OPINION

OPINION | JOHN BRUMMETT: Judicial facade slips more


The practical truth is that justice is not blind, but politically partisan.

Let's be serious. You have five Republicans on the U.S. Supreme Court. You have three Democrats. They're barely different from congressional votes. The main difference is that they wear robes and say otherwise.

You have Chief Justice John Roberts trying to hold together some appearance of politics-free justice, since that's a great American principle.

It would be nice to leave all that implied truth implied--something for a newspaper columnist to whine about--rather than make it explicit.

Yes, here we have a newspaper columnist reduced to pleading for lip service to a facade. It's a last thread and he has grabbed hold.

The official code of conduct for judgeship candidates in Arkansas says they must run as nonpartisan persons and never identify themselves by membership in a political party.

Those are noble words and a noble concept. That also is a wonderful framework for a game of charades.

I don't know if they will be playing charades, exactly, on Monday evening in Paragould at a meet-and-greet for Barbara Webb.

The social invitation called Webb the conservative Republican candidate in her race seeking to rise from associate justice of the Arkansas Supreme Court to chief justice. It said it was time to elect a real conservative Republican to take over justice in Arkansas.

Webb, the former longtime first lady of the state Republican Party, is, of course, a Republican. But she did not call herself a Republican in this context.

Dr. Anita Wells, the inviting host, did.

Webb and her husband, longtime state GOP chairman Doyle Webb, are adept at being partisan for judge purposes in a one-degree-of-separation kind of way.

The party host in Paragould has full free speech. She can call Barbara Webb what she wants. She was also nice enough on the phone to invite me to come to the event. I said I couldn't, which is what I think Barbara Webb ought to say, in the most appreciative sort of way.

In an ideal system of politics and justice, Webb would sense the need not to go along with outright confirmation of her Republican judging. She might have said, upon seeing what the invitation said after it was leaked into the media, that she regrettably would need to cancel her attendance.

But that would risk driving away natural Republican supporters, who now rule Arkansas by a vast majority, and who don't like their Republicans to be namby-pamby. And it would reduce her funding.

This is a national struggle, that of politicized justice, vividly in focus right now with a Democratic president's Justice Department bringing charges against his looming Republican opponent.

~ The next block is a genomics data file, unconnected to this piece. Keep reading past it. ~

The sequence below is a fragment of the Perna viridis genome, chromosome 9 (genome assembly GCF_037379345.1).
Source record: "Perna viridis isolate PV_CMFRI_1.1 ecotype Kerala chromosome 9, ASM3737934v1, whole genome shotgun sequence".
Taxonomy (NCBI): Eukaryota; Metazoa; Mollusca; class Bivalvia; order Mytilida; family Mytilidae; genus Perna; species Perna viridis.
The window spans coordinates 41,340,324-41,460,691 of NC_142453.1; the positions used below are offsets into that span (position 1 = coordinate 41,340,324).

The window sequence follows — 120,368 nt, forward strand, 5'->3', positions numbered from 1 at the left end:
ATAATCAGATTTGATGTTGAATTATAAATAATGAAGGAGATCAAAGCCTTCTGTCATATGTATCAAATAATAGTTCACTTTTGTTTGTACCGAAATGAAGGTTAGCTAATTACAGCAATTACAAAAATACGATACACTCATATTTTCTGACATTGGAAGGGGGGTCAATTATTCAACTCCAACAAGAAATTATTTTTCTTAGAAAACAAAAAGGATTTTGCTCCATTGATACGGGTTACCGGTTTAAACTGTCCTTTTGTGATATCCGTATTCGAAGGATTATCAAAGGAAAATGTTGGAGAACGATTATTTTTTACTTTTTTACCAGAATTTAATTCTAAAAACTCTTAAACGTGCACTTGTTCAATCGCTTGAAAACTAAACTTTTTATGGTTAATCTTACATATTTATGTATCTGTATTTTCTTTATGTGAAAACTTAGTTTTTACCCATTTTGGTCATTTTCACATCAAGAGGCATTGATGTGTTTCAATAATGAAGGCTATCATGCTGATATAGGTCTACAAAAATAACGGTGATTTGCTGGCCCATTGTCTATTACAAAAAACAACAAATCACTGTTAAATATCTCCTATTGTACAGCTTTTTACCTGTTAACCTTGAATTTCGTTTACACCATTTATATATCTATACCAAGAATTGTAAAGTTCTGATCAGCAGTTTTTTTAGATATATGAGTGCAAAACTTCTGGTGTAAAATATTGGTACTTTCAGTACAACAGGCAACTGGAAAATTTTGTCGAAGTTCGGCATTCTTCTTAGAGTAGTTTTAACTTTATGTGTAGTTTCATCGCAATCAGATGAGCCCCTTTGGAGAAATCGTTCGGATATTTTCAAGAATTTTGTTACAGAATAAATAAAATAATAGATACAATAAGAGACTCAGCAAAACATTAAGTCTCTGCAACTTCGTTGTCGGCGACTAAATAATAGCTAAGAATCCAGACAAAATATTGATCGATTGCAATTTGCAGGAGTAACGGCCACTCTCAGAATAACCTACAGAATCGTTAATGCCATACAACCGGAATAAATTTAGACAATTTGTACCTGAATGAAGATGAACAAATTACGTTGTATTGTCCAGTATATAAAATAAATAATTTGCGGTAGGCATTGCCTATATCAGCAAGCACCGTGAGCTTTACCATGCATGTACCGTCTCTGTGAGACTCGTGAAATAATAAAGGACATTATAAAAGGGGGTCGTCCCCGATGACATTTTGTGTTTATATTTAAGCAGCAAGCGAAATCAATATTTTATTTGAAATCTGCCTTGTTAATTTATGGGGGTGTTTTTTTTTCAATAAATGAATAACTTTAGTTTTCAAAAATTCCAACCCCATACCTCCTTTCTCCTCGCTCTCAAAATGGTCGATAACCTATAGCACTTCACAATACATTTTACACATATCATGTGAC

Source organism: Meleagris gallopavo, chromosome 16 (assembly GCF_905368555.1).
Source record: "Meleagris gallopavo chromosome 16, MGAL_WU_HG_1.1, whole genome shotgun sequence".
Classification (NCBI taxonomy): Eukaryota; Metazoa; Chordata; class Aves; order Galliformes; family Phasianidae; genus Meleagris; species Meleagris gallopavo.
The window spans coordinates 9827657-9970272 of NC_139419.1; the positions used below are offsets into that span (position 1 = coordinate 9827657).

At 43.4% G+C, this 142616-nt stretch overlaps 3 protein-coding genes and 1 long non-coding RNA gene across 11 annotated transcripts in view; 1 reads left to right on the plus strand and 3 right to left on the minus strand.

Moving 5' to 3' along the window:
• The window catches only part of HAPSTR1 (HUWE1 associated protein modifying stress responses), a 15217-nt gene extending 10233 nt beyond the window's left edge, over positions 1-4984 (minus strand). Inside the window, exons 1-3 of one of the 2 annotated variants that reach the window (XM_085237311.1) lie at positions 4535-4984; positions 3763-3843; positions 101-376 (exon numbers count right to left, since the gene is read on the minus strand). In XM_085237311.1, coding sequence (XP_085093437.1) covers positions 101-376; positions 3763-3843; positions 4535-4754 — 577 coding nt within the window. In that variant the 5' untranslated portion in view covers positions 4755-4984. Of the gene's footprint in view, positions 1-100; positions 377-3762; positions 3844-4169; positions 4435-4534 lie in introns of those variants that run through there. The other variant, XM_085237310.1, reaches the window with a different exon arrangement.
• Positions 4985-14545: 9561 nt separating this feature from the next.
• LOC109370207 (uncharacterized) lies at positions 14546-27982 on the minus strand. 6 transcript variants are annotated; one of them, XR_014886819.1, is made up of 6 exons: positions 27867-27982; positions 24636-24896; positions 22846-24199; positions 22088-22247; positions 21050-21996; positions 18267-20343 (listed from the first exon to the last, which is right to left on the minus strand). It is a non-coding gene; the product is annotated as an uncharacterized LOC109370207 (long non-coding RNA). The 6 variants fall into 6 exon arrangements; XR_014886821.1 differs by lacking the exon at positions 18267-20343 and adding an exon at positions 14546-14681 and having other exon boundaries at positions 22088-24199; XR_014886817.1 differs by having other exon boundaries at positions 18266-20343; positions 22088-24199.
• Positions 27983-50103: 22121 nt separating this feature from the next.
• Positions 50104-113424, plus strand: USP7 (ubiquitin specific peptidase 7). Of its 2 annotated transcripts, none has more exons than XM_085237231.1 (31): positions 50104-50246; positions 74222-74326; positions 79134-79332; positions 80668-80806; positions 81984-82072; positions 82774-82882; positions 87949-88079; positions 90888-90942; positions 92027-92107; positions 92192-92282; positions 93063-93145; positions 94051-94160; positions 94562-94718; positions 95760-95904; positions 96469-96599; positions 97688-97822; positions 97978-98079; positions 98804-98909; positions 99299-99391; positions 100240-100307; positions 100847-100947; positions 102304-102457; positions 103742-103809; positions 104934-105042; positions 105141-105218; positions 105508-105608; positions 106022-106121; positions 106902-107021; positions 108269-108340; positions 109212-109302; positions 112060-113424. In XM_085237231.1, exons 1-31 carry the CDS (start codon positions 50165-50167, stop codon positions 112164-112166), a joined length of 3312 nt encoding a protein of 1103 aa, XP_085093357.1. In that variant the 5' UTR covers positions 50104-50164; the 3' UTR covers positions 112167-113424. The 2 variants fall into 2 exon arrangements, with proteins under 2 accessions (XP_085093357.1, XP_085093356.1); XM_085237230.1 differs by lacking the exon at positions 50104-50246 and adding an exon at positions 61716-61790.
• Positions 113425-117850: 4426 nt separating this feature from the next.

I'm certain Joe Biden has kept and will keep hands off. I'm also in a mood to remind that I, amid great scoff and ridicule, wrote when Biden was picking his Cabinet that he ought to excuse himself from the attorney general selection. Maybe he could have had the acting attorney general appoint a committee of Justice Department career employees to make the selection, which the president, regrettably, would have had to physically make.

That's imperfect. The attorney general would still work for the partisan-affiliated president. So would the regional federal prosecutors, called U.S. attorneys, who are nominated by presidents, and who change when the party affiliation flips in terms of White House occupancy.

But justice is justice no matter the election. Right?

It's important to offer this mitigating acknowledgment: Most legal matters are not partisan, though most are philosophical. Most cases get disposed of with judicial objectivity and the rule of law.

Thank goodness a series of Donald Trump-nominated judges ruled against their nominator's nonsensical election challenges in late 2020.

The partisan element presents itself on the big political issues--abortion, first and foremost. Justices Thomas, Alito, Gorsuch, Kavanaugh and Barrett were put on the Supreme Court by Republicans to undo Roe v. Wade, and to be conservative when it counted, while Justices Kagan, Sotomayor and Jackson were put on to try to save an abortion right or restore one in part, and to be liberal when it counted.

The system is necessarily tainted by pre-determined leanings rather than easily kept pristine with a clean slate of purely blind legal consideration. But it's that natural imperfection of the system that makes more important the attention to appearances of reaching for unattainable perfection.

I shouldn't be able to write confidently that the Republicanized Arkansas Supreme Court will rule in Gov. Sarah Sanders' favor in her dispute with the state Corrections Board when that matter inevitably comes before it.

It would be imperfect but better if I knew the political baggage carried under those robes but felt I needed to await a fair and judicious process that might prioritize the letter and spirit of the written law.

It's an important facade that the rule of judicial candidate conduct seeks to erect. But it's more of a low fence than a wall.

It takes personal discipline--and judicial discipline, which commends one for judgeship--not to take the easy step over it.


John Brummett, whose column appears regularly in the Arkansas Democrat-Gazette, is a member of the Arkansas Writers' Hall of Fame. Email him at [email protected]. Read his @johnbrummett feed on X, formerly Twitter.


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